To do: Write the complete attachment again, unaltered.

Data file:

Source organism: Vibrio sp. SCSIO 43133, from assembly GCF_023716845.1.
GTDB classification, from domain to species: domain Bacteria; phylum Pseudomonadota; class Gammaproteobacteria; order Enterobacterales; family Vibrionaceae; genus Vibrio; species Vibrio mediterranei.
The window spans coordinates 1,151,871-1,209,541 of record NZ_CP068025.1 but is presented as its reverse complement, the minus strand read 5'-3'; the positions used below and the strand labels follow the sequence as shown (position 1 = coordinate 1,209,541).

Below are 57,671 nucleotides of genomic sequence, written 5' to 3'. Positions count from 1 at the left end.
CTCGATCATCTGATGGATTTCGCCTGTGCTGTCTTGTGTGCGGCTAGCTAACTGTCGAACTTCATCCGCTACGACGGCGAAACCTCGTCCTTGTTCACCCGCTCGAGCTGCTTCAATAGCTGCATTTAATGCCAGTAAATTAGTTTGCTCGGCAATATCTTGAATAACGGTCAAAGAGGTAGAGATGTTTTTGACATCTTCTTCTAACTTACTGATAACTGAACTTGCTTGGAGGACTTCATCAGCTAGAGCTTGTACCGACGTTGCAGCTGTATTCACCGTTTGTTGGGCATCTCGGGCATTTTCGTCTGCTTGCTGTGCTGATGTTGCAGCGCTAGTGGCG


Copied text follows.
Source organism: Vibrio sp. SCSIO 43133, from assembly GCF_023716845.1.
GTDB classification, from domain to species: domain Bacteria; phylum Pseudomonadota; class Gammaproteobacteria; order Enterobacterales; family Vibrionaceae; genus Vibrio; species Vibrio mediterranei.
The window spans coordinates 1,151,871-1,209,541 of record NZ_CP068025.1 but is presented as its reverse complement, the minus strand read 5'-3'; the positions used below and the strand labels follow the sequence as shown (position 1 = coordinate 1,209,541).

Below are 57,671 nucleotides of genomic sequence, written 5' to 3'. Positions count from 1 at the left end.
CTCGATCATCTGATGGATTTCGCCTGTGCTGTCTTGTGTGCGGCTAGCTAACTGTCGAACTTCATCCGCTACGACGGCGAAACCTCGTCCTTGTTCACCCGCTCGAGCTGCTTCAATAGCTGCATTTAATGCCAGTAAATTAGTTTGCTCGGCAATATCTTGAATAACGGTCAAAGAGGTAGAGATGTTTTTGACATCTTCTTCTAACTTACTGATAACTGAACTTGCTTGGAGGACTTCATCAGCTAGAGCTTGTACCGACGTTGCAGCTGTATTCACCGTTTGTTGGGCATCTCGGGCATTTTCGTCTGCTTGCTGTGCTGATGTTGCAGCGCTAGTGGCG